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Elizabeth Glaser Foundation to link UCSF and four other medical centers in a new Pediatric Research

A new network has been formed by linking the University of California, San
Francisco and four other academic medical centers to accelerate progress on
serious and life-threatening pediatric diseases.

The Glaser Pediatric Research Network was announced in Santa Monica,
California, on Wednesday, March 8, by Paul Glaser, board chairman of the
Elizabeth Glaser Pediatric AIDS Foundation. The foundation has been a driving
force in the past decade to improve research and care for children with HIV and
AIDS. Now it is committing $8 million to the first two years of a program to
catalyze the most promising treatments for children with a range of other
serious diseases, including disorders of the immune system, emerging
infections, congenital birth defects and genetic diseases.

The Glaser Pediatric Research Network is an innovative and collaborative
partnership among five of the nation’s preeminent institutions for pediatric
research and children’s care: the Children’s Medical Center/UCSF; Children’s
Hospital, Boston/Harvard Medical Center; the Lucile Packard Children’s
Hospital/Stanford University Medical Center; Mattel Children’s Hospital/UCLA
and Texas Children’s Hospital/Baylor College of Medicine.

The network will permit collaborations among the physicians and scientists in
these institutions in both basic and clinical research. Multi-center projects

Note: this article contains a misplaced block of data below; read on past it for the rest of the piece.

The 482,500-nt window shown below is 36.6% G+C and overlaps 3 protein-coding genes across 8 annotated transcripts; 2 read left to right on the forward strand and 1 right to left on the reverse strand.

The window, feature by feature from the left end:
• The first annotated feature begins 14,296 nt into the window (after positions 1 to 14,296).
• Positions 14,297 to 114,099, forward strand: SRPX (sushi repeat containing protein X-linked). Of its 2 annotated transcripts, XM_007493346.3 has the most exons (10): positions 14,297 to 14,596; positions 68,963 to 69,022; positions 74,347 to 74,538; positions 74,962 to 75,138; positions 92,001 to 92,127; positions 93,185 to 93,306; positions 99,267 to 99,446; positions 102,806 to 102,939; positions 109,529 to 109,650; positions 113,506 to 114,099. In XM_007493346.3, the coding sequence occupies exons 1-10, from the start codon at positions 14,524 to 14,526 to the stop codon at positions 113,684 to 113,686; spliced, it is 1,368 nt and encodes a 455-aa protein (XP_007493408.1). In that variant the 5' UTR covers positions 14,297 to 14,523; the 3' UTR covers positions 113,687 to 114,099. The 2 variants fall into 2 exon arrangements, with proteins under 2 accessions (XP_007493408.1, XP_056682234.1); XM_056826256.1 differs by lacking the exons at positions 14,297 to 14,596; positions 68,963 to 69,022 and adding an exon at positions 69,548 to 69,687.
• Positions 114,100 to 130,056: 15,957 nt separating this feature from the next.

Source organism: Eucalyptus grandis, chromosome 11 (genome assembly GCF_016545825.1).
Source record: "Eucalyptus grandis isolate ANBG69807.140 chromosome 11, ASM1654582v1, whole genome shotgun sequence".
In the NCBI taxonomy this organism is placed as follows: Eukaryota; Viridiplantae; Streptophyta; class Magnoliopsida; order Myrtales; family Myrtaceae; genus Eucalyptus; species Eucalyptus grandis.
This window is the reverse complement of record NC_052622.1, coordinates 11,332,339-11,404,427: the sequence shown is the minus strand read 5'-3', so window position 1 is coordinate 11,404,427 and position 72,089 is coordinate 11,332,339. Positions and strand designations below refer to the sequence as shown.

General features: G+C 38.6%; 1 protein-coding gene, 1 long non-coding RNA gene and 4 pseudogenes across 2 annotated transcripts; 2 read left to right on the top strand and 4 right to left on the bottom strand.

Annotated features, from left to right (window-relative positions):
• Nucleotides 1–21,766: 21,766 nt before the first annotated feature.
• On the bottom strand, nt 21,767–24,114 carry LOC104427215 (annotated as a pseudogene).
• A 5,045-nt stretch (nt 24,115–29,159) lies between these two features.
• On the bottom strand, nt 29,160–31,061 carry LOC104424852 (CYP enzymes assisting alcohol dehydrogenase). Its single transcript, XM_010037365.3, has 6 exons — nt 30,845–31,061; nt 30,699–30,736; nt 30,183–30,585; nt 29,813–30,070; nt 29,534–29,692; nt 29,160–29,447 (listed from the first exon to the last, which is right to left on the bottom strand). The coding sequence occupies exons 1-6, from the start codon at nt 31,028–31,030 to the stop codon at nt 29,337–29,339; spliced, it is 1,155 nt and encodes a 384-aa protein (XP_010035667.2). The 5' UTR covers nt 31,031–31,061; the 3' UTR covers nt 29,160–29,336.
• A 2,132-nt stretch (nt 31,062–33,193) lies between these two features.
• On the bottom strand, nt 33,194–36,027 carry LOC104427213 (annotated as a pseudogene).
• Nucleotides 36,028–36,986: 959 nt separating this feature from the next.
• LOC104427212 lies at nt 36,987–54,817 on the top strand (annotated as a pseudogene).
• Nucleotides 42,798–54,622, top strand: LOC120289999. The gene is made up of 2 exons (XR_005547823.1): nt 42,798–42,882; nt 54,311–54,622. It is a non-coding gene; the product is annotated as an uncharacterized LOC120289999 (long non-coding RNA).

will be designed to speed up the clinical research that tests and improves
treatments for children. Major diseases occur only to small numbers of
children, yet large patient pools are needed to gain enough knowledge so
doctors can reliably understand their conditions and improve their care.

“Children are not ‘small adults,’ ” said Glaser. “Yet today nearly 80 percent
of all drugs used in children have not been specifically tested in children.” 

The foundation also has committed funds to support scientific conferences and
technology development to ensure that, as new therapies emerge, physicians
learn about their pediatric applications more rapidly. Following the pattern it
developed to support AIDS research for children, the foundation will advocate
public policies that improve children’s health. And $1 million is earmarked in
the first two years to help support the training of the next generation of
pediatric clinical investigators.

UCSF’s participation in the network is spearheaded by Larry J. Shapiro, MD,
chair of the UCSF Department of Pediatrics and a renowned research geneticist.
Glaser Network programs at UCSF will be directed by Diane Wara, MD, chief of
pediatric immunology and director of UCSF’s Pediatric Clinical Research Center.

The Elizabeth Glaser Pediatric AIDS Foundation was founded by the late
Elizabeth Glaser after she contracted the HIV virus during a blood transfusion
and unknowingly passed it on to her two children. The Foundation has supported
a three-pronged approach, using research, teaching and public policy advocacy
to help advance treatments for children with HIV and AIDS. 

One example of how such an approach can make a difference comes from a program
to prevent perinatal AIDS transmission pioneered by Wara at UCSF and San
Francisco General Hospital Medical Center. HIV positive women are identified
and treated with anti-viral drugs during pregnancy. This program is now in use
throughout the developed world, and transmission of HIV to newborns has dropped
almost to zero in centers like San Francisco where HIV positive mothers get
appropriate care. A variation of the treatment now is being tested in Third
World countries - with major support from the Glaser Foundation.